It sounds promising, but what happens if the satellites fail to predict a serious eruption? The case of the convicted but later exonerated Italian earthquake experts springs to mind.
A UK-led team of scientists is rolling out a project to monitor every land volcano on Earth from space, reports BBC News.
Two satellites will routinely map the planet’s surface, looking for signs that might hint at a future eruption. They will watch for changes in the shape of the ground below them, enabling scientists to issue an early alert if a volcano appears restless.
Some 1,500 volcanoes worldwide are thought to be potentially active, but only a few dozen are heavily monitored. One of these is Mount Etna where, last month, a BBC crew was caught up in a volcanic blast while filming a report on the new satellite project.
Before a volcano erupts, magma rises from deep beneath the Earth, causing the ground above to swell. It usually starts as a small movement on the flank of a volcano or in its caldera (crater). It may be barely noticeable to the eye, but it can be seen from space.
Regular satellite data recording this change will be processed automatically and an alert issued for scientists to follow up. A “red flag” would not mean an eruption is a given, but it ought to ensure those communities that live in the shadow of a volcano are not caught unawares if the situation deteriorates.
“It’s the volcanoes that are least monitored where this will have most impact. If people can be alerted ahead of time, it could save many lives,” said Prof Andy Hooper.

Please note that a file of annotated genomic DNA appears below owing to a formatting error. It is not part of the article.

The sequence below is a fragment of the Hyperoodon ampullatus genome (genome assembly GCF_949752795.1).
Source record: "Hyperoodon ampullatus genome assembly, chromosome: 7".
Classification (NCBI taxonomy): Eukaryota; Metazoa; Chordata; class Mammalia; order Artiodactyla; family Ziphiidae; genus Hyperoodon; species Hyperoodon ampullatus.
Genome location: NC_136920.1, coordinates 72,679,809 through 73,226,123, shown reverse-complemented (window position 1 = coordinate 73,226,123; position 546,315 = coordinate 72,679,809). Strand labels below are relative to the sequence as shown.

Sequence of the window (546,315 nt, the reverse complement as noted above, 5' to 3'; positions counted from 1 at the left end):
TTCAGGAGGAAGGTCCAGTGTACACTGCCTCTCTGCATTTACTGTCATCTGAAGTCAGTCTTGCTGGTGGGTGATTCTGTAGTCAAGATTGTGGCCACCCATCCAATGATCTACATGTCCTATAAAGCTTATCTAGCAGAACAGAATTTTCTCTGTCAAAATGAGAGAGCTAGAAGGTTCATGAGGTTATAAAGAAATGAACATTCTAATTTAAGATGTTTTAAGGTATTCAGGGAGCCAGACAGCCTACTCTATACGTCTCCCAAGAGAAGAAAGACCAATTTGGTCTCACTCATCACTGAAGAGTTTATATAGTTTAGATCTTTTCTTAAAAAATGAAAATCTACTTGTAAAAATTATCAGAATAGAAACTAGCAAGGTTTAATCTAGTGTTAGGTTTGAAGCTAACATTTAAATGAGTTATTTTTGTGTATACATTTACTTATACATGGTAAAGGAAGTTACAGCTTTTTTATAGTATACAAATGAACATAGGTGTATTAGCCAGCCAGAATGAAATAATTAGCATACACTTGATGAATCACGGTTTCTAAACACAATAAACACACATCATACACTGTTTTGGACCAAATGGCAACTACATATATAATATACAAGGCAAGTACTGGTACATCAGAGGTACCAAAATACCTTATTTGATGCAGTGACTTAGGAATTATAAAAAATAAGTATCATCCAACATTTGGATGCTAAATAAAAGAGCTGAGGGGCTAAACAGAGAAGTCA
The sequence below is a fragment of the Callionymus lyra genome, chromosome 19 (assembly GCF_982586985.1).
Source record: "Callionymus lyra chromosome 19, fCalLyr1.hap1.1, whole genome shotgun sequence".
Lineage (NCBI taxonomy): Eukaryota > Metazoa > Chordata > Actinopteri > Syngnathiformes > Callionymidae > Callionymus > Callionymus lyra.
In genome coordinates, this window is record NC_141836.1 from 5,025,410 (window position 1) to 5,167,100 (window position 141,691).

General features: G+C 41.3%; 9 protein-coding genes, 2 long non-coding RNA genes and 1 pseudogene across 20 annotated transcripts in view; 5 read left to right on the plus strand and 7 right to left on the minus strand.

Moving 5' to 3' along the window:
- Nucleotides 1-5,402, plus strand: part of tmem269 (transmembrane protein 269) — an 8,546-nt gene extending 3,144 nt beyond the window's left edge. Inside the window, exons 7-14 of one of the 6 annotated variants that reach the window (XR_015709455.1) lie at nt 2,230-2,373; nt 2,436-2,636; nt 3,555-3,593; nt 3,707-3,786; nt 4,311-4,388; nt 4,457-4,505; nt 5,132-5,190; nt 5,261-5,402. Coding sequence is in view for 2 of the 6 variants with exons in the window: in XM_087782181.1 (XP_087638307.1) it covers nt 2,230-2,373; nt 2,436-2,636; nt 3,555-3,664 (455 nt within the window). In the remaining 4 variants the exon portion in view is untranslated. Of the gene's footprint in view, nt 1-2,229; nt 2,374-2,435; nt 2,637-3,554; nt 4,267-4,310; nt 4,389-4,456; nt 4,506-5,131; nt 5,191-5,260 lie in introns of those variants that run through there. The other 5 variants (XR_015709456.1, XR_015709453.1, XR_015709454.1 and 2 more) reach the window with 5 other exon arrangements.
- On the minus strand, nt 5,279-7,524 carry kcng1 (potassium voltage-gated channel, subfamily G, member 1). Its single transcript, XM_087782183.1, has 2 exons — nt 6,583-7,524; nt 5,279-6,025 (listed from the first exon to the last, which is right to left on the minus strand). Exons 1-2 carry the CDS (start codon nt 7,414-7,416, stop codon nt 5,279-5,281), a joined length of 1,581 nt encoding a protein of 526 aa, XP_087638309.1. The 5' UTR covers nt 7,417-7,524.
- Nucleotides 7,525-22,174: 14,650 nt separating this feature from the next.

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The report concludes:
One of the big research questions for scientists is working out if and when a change in the shape of a volcano will lead to an eruption. It can be a long time between the two, perhaps years.
But the statistics suggest it is four times more likely that a volcano that deforms will erupt than one that has not changed its shape.
“It’s not a case that if you see deformation you should evacuate people tomorrow,” said Dr Biggs. “But what we desperately need is more examples, and that is where the Sentinel system is really important because we will be able to track all these volcanoes in a routine and systematic fashion.”
The aim is to have the satellite data on all 1,500 volcanoes being gathered and processed by the end of 2017.